Galway bicycle share failings blamed on removal of key station and on-way streets

Because Galway City Council decided to omit planned docking stations and ignore recommendations on cycling on one-way streets, the Coca-Cola Zero Bikes scheme in Galway was always going to be off to a rocky start, campaigners have said.

The Galway Cycling Campaign said they welcomed the scheme but its success was “in doubt from the start” because of the failings of the council. They were responding to the news that Galway’s public bicycle system is the least-used scheme out of the four across Ireland.

Robert Mc Kenny, chairman of the Galway Cycling Campaign, said: “City Hall, in a last minute U-turn, removed one of the three largest docking stations from the scheme due to concerns over loss of 4–5 car parking spaces. The decision to completely remove a station capable of holding up to 30 bicycles, one of only three of that size, clearly showed the priorities of City Hall at the time. UHG and NUIG lost their primary docking station link to the city centre even before rollout.”

Hello... sorry to interrupt you: IrishCycle.com is reader-funded journalism supported by just over 250 readers like you -- they have subscribed for €5 per month or more. If you can, please join them and subscribe today. If you have already subscribed -- thank you! Now, back to the article...

The campaign pointed out that only 13 stations out of 15 originally planned stations are operational in Galway and that the greatest distance is between stations at Fr Burke Road and City Hall, which are 1.7km apart.

The group said if city had the same number of stations as Limerick (23), or Cork (31), and if the one-way streets issue were dealt with, “then it could match those cities’ usage numbers”. As we have reported, Cork installed contra-flow on a number of its city centre streets before the Coca-Cola Zero Bikes scheme arrived in that city.

“One-way streets lead to long detours for cyclists,” campaign member Shane Foran explained. “There is a bike share station on Mainguard Street near St Nicholas Church. The distance to the next bike share station at Newtownsmith is 350m. Because of the one-way street system and a ban on cycling in the pedestrian zone, the return journey from Newtownsmith to Mainguard St. is 1.1km by the northern route and 2.1km by the southern route.”

One-way streets as a barrier to cycling in Galway has been an on-going campaigning issues which Galway City Council has not acted on. Campaigners point to the Jacobs Report, which was the initial feasibility study for the bike share scheme. It described the city as “awkward to navigate by bike” and recommended providing two-way cycling on one-way streets – a common feature in other European cities.

“Two-way cycling on one-way streets has been in the City Development Plan for a decade now, and the Jacobs Report stressed its importance in its Executive Summary,” said Campaign PRO Oisín Ó Nidh. “If Galway City Council had followed the recommendations of the Jacobs Report, then Galway would not be in last place.”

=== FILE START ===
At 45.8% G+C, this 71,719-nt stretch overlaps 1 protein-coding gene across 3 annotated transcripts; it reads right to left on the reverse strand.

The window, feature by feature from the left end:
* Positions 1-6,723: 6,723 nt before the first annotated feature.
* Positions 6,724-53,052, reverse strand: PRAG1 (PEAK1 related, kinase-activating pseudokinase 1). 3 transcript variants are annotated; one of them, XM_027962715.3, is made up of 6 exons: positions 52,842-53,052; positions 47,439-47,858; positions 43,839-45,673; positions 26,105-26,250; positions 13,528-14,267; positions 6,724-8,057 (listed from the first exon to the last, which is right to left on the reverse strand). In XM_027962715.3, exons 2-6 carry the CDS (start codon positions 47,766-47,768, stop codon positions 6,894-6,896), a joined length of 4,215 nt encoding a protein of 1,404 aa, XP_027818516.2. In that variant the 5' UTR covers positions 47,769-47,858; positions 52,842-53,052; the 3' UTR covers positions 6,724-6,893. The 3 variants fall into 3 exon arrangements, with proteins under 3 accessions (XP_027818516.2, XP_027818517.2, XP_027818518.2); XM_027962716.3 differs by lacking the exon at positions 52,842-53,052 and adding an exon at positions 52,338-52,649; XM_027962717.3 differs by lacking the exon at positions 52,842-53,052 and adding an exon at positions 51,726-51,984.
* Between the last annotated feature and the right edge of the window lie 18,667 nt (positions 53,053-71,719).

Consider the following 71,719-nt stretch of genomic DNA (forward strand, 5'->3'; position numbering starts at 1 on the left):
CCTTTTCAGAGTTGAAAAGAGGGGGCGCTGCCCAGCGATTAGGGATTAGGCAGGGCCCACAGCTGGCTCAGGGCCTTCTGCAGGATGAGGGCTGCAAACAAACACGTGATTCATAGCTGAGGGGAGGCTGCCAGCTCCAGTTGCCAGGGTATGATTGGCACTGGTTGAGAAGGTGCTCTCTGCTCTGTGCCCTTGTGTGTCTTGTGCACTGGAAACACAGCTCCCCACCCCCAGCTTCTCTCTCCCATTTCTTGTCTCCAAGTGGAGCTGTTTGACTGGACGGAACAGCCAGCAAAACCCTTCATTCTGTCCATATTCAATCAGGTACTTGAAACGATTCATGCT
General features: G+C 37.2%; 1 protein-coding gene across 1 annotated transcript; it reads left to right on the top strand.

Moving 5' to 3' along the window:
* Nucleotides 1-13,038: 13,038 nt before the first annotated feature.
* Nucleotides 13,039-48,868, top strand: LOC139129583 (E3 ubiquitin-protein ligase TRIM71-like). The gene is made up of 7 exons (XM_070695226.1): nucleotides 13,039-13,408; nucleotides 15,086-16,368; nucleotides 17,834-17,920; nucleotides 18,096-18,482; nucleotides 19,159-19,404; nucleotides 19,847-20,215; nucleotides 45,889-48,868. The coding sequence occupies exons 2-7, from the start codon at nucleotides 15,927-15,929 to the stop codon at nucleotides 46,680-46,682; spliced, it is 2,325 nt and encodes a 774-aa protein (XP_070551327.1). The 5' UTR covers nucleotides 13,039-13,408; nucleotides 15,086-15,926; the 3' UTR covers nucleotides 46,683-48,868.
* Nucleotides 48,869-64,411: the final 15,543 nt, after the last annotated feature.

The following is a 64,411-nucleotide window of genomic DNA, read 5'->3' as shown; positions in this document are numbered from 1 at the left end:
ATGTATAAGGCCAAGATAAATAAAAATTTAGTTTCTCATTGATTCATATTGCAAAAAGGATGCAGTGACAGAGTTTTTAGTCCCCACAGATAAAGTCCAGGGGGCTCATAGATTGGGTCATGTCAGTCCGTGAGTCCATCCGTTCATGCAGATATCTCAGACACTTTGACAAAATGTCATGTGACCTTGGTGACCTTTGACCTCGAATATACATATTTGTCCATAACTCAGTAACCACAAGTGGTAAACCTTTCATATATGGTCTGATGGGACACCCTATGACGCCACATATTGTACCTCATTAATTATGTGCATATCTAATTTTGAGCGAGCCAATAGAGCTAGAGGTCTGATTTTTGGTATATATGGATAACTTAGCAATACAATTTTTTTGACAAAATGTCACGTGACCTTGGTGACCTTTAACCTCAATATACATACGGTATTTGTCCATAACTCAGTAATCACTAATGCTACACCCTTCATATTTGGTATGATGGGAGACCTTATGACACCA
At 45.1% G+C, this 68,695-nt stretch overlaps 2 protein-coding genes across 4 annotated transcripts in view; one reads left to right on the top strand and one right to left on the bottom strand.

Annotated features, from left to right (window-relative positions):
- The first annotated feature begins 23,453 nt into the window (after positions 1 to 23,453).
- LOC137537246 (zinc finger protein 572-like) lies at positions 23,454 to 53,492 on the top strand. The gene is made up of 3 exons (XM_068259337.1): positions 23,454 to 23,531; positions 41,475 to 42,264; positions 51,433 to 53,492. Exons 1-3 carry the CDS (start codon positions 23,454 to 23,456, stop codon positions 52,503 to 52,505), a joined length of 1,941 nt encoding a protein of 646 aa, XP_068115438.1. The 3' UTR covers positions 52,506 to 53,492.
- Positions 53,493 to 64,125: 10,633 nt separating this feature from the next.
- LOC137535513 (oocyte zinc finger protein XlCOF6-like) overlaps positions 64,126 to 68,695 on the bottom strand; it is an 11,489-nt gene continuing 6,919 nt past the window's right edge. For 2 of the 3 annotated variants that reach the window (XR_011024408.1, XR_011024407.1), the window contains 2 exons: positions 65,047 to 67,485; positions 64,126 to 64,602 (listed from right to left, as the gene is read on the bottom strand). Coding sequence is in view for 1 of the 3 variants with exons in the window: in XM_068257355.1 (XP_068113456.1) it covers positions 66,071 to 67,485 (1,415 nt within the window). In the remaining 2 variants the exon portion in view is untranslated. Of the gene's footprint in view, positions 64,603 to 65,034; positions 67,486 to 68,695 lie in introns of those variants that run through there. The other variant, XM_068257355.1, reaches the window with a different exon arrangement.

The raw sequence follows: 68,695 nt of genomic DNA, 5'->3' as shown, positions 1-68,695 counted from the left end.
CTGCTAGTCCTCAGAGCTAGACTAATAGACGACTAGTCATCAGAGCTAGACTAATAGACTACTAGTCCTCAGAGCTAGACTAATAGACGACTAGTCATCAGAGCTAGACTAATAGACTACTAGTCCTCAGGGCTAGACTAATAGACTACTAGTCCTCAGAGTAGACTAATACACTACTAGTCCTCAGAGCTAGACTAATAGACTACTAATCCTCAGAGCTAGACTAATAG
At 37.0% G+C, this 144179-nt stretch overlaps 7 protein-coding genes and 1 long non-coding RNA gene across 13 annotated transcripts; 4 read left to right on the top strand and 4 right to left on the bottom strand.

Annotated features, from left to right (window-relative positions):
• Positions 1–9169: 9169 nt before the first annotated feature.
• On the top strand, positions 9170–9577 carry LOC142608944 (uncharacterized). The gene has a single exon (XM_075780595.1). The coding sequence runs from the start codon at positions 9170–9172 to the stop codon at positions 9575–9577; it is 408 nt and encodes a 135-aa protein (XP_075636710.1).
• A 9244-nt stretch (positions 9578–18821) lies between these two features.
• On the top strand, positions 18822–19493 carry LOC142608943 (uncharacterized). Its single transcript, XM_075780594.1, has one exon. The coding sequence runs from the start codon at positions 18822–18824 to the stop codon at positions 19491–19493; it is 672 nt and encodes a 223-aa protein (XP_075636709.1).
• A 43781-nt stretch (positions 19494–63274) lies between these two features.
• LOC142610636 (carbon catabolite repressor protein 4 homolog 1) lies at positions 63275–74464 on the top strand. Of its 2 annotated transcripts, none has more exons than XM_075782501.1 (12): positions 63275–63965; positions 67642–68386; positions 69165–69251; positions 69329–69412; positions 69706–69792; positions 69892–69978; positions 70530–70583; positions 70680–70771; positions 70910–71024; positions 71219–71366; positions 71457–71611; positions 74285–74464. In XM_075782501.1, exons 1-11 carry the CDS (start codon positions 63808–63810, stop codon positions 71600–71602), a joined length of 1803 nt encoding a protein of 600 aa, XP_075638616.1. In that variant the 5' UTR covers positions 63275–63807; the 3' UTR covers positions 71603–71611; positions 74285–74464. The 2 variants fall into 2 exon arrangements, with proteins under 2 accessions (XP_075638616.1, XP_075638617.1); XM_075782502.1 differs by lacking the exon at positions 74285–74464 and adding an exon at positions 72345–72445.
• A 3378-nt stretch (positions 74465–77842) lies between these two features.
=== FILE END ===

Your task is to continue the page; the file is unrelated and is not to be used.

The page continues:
As IrishCycle.com reported before the system launched in Galway, city councillors in Galway forced the removal of one of the largest docking stations outside the National Univerity of Ireland Galway. While this was one of the only docking stations outside the city centre, councillors claimed they wanted more docking stations in suburbs.

In August, the minister for transport announced 8 new Galway bike scheme stations, but no details have been made public to date. We have this morning requested further details from the National Transport Authority about this plan.

Hello Reader... IrishCycle.com is a reader-funded journalism publication. Effectively it's an online newspaper covering news and analyses of cycling and related issues, including cycle route designs, legal changes, and pollical and cultural issues.

There are examples, big and small, which show that the reader-funded or listener-funding model can work to support journalism -- from the Dublin Inquirer and The Guardian to many podcasts. To make it work for IrishCycle.com, it just needs enough people like you to believe!

Monthly subscriptions will give IrishCycle.com's journalism a dependable base of support. But please don't take free access for granted. Last year IrishCycle.com had an average of 15,800 readers per month and we know our readers include people who cycle and those who don't, politicians, officials and campaigners.

I know only a small percentage of readers will see the value of keeping this open enough to subscribe, that's the reality of the reader-funded model. But more support is needed to keep this show on the road.

The funding drive was started in November 2021 and, as of the start of February, 210 readers have kindly become monthly subscribers -- thank you very much to all that have!

But currently, it's only around 1.3% of readers who subscribe. So, if you can, please join them and subscribe today via ko-fi.com/irishcycle/tiers

Cian Ginty
Editor, IrishCycle.com

Leave a Reply

This site uses Akismet to reduce spam. Learn how your comment data is processed.